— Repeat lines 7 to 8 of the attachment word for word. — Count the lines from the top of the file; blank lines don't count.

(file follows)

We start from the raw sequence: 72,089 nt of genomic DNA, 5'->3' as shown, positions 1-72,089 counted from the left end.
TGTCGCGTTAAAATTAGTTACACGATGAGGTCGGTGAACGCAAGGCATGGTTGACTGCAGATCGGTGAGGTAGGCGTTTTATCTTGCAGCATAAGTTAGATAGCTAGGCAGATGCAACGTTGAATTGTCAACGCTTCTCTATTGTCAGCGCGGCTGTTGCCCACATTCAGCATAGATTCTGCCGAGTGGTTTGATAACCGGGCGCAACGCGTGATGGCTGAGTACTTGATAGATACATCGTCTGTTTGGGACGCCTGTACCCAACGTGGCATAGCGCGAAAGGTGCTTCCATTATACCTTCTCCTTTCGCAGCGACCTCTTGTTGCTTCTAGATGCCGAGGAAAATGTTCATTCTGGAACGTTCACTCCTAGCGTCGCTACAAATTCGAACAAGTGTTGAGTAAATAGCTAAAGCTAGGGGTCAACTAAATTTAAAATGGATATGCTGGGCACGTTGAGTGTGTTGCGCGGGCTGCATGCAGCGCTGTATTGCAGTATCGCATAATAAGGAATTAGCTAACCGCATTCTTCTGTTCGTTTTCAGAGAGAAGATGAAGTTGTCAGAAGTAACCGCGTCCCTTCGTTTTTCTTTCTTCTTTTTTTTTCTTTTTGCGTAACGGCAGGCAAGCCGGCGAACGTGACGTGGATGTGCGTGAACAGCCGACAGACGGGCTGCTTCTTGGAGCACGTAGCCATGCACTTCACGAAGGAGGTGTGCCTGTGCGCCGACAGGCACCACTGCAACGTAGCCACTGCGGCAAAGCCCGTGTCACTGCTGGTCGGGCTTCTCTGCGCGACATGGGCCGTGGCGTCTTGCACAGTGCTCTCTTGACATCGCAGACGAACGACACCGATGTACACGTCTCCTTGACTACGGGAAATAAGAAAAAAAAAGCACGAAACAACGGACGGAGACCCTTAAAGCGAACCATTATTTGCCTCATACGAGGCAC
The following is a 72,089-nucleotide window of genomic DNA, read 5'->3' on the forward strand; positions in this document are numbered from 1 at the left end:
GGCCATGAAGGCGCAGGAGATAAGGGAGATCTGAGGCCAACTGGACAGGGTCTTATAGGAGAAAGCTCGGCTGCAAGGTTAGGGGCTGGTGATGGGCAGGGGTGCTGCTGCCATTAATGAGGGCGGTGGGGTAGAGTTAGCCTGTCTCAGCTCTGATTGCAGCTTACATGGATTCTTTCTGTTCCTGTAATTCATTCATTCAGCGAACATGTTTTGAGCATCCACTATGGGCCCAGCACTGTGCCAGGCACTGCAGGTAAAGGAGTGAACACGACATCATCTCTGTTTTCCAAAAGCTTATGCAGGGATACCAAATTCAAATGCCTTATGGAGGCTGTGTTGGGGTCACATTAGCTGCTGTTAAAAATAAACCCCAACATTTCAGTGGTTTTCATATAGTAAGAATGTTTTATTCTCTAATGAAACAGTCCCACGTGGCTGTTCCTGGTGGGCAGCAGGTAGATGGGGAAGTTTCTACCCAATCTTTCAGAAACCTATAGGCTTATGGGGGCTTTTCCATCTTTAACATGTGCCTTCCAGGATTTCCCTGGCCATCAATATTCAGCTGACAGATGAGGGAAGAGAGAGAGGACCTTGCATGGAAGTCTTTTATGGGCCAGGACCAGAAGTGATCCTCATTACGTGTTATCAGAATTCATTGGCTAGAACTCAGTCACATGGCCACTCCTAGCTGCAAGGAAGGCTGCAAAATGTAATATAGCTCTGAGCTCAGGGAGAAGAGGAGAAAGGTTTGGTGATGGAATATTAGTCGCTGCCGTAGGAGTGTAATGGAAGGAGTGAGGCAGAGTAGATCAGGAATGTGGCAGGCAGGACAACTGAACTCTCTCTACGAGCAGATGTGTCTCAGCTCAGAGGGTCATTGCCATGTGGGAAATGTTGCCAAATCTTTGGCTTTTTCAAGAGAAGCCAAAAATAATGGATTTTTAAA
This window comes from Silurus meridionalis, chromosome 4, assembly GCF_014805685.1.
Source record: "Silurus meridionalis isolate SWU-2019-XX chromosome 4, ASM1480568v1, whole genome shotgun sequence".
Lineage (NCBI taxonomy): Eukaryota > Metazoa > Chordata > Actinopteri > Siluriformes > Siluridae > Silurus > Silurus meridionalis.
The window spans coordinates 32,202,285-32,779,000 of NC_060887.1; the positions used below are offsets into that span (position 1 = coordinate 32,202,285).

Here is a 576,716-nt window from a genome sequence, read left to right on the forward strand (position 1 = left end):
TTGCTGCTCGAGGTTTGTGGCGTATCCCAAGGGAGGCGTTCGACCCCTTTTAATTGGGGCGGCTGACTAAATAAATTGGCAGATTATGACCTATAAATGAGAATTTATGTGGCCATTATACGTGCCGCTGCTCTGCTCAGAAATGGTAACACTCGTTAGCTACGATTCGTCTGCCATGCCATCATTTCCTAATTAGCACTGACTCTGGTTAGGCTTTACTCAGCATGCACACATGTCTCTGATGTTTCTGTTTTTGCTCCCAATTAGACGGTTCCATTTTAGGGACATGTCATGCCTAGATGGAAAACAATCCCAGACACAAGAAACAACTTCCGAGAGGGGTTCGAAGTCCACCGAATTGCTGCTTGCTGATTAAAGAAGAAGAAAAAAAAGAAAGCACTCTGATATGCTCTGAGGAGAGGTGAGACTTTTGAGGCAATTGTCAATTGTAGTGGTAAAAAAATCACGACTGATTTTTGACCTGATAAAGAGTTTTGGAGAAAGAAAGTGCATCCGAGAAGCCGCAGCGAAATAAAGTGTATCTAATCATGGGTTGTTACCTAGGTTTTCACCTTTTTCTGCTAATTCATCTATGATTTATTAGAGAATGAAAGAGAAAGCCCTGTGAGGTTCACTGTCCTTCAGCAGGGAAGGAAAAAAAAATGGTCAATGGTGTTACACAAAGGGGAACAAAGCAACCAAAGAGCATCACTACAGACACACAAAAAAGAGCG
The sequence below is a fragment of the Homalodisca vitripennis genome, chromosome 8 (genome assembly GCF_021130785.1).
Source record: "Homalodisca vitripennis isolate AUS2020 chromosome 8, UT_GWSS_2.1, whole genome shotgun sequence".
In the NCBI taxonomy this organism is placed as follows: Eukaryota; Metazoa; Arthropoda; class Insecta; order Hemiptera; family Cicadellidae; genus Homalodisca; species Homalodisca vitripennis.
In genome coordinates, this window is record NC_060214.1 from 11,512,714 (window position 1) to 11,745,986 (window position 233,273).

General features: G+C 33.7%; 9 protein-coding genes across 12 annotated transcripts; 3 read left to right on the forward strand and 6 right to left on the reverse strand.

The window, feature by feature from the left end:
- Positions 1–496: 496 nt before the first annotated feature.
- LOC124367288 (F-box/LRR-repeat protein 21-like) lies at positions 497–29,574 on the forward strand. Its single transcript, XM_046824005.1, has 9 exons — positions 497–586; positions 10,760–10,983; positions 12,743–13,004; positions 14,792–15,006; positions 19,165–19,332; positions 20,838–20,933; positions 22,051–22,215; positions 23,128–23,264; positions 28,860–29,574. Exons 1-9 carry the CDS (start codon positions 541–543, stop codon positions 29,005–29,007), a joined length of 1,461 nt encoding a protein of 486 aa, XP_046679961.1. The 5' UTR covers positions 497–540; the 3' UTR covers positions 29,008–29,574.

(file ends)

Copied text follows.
Lineage (NCBI taxonomy): Eukaryota > Metazoa > Chordata > Actinopteri > Siluriformes > Siluridae > Silurus > Silurus meridionalis.
The window spans coordinates 32,202,285-32,779,000 of NC_060887.1; the positions used below are offsets into that span (position 1 = coordinate 32,202,285).